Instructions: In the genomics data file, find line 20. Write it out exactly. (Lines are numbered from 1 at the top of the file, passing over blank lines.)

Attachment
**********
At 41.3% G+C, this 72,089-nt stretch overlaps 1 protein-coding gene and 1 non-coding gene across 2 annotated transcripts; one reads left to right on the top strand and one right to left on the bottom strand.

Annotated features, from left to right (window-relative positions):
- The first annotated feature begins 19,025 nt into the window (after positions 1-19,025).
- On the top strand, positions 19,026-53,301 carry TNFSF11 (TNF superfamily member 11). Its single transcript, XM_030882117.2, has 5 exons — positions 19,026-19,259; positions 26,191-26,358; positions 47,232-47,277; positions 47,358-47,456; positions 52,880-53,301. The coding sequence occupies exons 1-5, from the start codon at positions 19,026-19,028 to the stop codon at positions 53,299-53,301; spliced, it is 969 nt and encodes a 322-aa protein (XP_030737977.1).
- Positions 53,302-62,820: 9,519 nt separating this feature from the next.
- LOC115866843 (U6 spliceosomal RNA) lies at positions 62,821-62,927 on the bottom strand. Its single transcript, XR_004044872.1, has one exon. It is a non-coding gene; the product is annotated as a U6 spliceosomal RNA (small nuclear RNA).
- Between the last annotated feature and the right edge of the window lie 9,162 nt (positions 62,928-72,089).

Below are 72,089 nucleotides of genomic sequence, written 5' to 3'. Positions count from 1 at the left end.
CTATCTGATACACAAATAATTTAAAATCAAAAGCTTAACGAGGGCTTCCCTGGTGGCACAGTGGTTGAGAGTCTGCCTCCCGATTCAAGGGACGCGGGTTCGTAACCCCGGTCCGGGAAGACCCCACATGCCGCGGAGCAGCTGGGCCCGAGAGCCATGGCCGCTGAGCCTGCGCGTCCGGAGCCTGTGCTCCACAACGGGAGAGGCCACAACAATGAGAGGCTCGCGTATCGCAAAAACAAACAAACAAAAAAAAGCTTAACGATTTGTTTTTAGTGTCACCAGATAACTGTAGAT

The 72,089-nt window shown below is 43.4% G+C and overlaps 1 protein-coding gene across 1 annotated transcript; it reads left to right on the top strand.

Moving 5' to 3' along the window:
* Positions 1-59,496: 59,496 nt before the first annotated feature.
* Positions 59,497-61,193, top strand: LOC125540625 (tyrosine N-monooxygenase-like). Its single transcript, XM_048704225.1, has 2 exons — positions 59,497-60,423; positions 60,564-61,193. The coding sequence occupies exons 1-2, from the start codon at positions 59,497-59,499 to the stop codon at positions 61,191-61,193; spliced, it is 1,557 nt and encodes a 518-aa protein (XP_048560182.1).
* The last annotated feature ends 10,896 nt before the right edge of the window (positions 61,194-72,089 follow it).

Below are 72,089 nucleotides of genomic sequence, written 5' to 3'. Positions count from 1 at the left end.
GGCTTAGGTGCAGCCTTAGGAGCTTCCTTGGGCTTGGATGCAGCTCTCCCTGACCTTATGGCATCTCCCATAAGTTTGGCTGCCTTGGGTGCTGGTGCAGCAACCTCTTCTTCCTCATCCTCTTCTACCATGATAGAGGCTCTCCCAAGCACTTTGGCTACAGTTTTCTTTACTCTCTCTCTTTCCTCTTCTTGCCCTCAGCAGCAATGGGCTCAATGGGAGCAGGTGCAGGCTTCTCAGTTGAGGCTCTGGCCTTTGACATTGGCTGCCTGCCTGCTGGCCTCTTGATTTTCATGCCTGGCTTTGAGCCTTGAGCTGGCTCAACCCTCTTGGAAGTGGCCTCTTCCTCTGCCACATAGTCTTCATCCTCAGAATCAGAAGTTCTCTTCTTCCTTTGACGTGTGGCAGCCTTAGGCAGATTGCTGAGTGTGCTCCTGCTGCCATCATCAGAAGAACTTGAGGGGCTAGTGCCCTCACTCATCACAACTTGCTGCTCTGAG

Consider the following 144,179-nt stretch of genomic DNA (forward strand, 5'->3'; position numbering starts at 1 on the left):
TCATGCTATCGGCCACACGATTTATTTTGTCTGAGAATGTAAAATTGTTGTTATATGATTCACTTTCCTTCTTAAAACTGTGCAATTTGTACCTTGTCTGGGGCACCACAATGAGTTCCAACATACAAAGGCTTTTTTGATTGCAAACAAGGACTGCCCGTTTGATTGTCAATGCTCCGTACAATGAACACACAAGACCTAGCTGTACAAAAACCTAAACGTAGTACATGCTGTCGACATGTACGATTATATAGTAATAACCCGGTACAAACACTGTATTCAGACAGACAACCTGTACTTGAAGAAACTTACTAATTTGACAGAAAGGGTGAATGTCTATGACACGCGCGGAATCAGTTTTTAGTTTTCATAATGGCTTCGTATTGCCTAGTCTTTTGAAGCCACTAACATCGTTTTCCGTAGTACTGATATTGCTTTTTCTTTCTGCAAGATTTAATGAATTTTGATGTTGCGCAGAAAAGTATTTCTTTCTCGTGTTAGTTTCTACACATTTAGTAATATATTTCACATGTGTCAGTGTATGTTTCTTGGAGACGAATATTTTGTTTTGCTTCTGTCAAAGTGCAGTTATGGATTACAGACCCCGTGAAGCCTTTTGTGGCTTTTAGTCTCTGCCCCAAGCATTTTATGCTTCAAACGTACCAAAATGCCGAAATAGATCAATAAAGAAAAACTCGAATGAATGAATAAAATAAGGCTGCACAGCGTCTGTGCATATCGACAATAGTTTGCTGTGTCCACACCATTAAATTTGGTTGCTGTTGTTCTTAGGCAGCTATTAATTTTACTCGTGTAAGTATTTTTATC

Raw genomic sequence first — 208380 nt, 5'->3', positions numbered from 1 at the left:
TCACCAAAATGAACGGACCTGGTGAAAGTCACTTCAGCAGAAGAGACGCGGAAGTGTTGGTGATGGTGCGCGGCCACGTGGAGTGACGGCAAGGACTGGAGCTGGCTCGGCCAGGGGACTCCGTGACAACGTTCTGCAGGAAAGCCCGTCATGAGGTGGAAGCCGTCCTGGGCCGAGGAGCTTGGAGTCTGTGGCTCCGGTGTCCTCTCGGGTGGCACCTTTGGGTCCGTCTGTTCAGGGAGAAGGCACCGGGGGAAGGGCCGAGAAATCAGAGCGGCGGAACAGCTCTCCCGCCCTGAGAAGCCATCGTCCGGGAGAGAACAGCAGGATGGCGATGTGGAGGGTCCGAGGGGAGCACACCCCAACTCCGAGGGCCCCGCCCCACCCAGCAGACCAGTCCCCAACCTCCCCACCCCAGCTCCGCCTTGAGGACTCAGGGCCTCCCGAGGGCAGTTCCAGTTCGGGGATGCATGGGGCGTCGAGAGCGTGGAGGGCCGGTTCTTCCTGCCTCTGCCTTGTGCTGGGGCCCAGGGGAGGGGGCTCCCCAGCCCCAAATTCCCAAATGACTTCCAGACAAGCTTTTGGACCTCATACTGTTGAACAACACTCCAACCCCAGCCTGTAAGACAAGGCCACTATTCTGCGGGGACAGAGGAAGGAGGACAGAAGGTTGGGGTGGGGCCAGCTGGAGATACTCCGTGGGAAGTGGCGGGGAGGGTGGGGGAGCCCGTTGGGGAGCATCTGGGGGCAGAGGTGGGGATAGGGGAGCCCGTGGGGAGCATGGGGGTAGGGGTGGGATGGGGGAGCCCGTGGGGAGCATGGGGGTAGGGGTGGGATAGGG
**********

TCACCAAAATGAACGGACCTGGTGAAAGTCACTTCAGCAGAAGAGACGCGGAAGTGTTGGTGATGGTGCGCGGCCACGTGGAGTGACGGCAAGGACTGGAGCTGGCTCGGCCAGGGGACTCCGTGACAACGTTCTGCAGGAAAGCCCGTCATGAGGTGGAAGCCGTCCTGGGCCGAGGAGCTTGGAGTCTGTGGCTCCGGTGTCCTCTCGGGTGGCACCTTTGGGTCCGTCTGTTCAGGGAGAAGGCACCGGGGGAAGGGCCGAGAAATCAGAGCGGCGGAACAGCTCTCCCGCCCTGAGAAGCCATCGTCCGGGAGAGAACAGCAGGATGGCGATGTGGAGGGTCCGAGGGGAGCACACCCCAACTCCGAGGGCCCCGCCCCACCCAGCAGACCAGTCCCCAACCTCCCCACCCCAGCTCCGCCTTGAGGACTCAGGGCCTCCCGAGGGCAGTTCCAGTTCGGGGATGCATGGGGCGTCGAGAGCGTGGAGGGCCGGTTCTTCCTGCCTCTGCCTTGTGCTGGGGCCCAGGGGAGGGGGCTCCCCAGCCCCAAATTCCCAAATGACTTCCAGACAAGCTTTTGGACCTCATACTGTTGAACAACACTCCAACCCCAGCCTGTAAGACAAGGCCACTATTCTGCGGGGACAGAGGAAGGAGGACAGAAGGTTGGGGTGGGGCCAGCTGGAGATACTCCGTGGGAAGTGGCGGGGAGGGTGGGGGAGCCCGTTGGGGAGCATCTGGGGGCAGAGGTGGGGATAGGGGAGCCCGTGGGGAGCATGGGGGTAGGGGTGGGATGGGGGAGCCCGTGGGGAGCATGGGGGTAGGGGTGGGATAGGG